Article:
Monday, April 6, 2015

Atlanta Is Burning | A Day In the Life

Atlanta Is Burning | A Day In the Life:

Atlanta Is Burning

So I've had my blog off line for a long time.

No one actually asked me why, or seemed to notice, one person told me I had poor editing I should work on, but I noticed how often-at first-I wanted to write to something, and then as months passed eventually I noticed that the world went on without me.

I would like to comment NOW as a teacher, comment emotionally on the coming sentencing of educators in the Atlanta testing scandal, where it looks like they might get twenty years. This the result of fancy Georgia style prosecuting, the use of the RICO laws, test based punitive testing systems, their own mistakes, and an increasingly strong wave of criminalizing that has taken a hold of our country.

I remember when Diane Ravitch commented in remarkable insight, " just don't cheat- ever." I remember thinking that was probably sound advise that would help obscure the real issue in play in THIS particular mess. Never cheat. Black and white.

I also remember a federal government guy in the region I work in telling a group of administrators in an NCLB meeting I was sent to, "kick the teacher's in the ass" if necessary to achieve the unachievable when NCLB mandates brought into play the BIG legislated lie that 100% of children, no matter what, were to perform proficient or above on their state tests. Turns out no one, absolutely no one, will be held "accountable" for a testing system built on a lie.

That to me challenges my notions of fairness and legality.

That, for me, remains the main "crime" in the Atlanta situation.
Perhaps we need to use something other than RICO as a device to unwind and understand and frame that real situation, and the dynamics in play that came to result in an ugly time with erasers and "better results. "
By 2014 every child, no matter what proficient and above was not set as a goal-it was set as a truth, a mandate, and a punishable offense, and the mechanisms to achieve it were "ass kicking" and other forms of debasement. I know-I lived it. I saw it, and I saw how people behaved in schools in poverty reacting to that mandate and law and carrying it out.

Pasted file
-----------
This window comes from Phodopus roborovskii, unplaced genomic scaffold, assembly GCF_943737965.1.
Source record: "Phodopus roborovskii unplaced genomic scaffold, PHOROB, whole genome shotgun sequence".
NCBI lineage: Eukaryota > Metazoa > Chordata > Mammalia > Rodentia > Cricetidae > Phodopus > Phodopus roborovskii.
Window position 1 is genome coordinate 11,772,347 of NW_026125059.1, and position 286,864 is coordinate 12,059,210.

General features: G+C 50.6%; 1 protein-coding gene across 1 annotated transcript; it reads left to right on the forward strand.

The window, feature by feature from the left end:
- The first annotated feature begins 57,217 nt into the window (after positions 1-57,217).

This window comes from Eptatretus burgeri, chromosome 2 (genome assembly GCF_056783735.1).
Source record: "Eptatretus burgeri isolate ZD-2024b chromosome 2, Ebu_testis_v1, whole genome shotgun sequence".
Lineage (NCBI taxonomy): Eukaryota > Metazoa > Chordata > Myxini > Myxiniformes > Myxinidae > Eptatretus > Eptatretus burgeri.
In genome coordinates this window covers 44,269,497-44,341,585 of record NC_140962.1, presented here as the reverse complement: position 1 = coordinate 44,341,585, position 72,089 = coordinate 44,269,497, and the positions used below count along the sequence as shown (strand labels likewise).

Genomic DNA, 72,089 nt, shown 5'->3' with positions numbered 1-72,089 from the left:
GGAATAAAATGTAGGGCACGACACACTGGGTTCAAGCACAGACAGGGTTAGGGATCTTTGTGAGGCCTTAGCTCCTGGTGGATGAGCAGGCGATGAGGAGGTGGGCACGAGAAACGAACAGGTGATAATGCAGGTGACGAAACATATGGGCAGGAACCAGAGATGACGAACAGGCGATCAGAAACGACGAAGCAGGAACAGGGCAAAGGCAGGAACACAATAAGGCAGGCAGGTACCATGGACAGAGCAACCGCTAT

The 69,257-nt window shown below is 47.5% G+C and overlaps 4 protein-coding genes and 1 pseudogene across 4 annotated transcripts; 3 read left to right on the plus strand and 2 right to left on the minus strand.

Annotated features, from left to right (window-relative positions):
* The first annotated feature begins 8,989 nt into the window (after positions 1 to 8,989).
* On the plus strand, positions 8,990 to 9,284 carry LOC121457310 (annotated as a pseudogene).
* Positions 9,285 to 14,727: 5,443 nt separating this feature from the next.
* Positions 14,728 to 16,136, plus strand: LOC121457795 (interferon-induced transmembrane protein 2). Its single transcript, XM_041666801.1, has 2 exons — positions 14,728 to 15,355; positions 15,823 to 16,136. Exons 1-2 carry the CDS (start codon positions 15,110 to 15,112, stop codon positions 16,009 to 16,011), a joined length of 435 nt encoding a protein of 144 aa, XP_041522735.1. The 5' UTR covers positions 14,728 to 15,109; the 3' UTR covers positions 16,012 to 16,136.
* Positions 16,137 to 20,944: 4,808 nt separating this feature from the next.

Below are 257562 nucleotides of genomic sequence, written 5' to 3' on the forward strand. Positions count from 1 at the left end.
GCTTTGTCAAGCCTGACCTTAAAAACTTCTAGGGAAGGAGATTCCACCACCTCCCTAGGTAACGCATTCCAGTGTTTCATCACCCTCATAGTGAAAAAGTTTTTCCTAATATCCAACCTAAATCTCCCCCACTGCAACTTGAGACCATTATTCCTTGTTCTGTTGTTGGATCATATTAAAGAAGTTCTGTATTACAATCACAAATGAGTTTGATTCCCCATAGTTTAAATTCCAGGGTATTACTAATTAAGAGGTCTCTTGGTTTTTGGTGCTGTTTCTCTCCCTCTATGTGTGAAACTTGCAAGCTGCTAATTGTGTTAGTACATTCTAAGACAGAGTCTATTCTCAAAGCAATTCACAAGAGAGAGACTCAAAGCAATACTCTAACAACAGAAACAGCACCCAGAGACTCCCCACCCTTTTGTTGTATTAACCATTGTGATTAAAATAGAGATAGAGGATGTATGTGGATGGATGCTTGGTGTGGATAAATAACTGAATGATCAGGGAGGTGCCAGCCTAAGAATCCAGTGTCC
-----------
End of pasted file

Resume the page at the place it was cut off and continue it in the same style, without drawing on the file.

Atlanta, it seems had plenty of spineless acceptance of this overarching system.
Guess what? Some of us said way back in 2006- writing and hurting ourselves- that the saddest part were those that "bought in" and actually beat themselves up doing this-those that now champion marching kids around in CHAMPS failing to see exactly what kids get marched and whose kids do not. (I call these folks the ones that are always hoping to one day cross over and be the elite....saddest of all. ) We made puns of the "collaborative" demand back then, and we documented our peers having cheerleading assemblies before tests, "We Can Do It", we noted the "No Excuses" banners and we silently witnessed the fact that the tests had "issues" we can never discuss because now we were forced to sign pledges that stated we could never discuss the tests. EVER.  The "bad teacher" entered the forum as the real shadow to defeat. And the gap in achievement that was 100% tied to economic status, just stayed smiling, and showed us how effective these new ideas really were. There must be more straw bad teachers left out there-things still look like money gets you something a free, fair public education does not.

Apparently in Atlanta principals lost jobs because of these damned educators who are manacled and awaiting their jail term, people erased scan sheets, bubbles got bubbled for kids too poorly taught to bubble in for themselves,  but nationally it was seen as a great "good" people began teaching to the test at least 50% of the time in a year, with Atlanta Is Burning | A Day In the Life: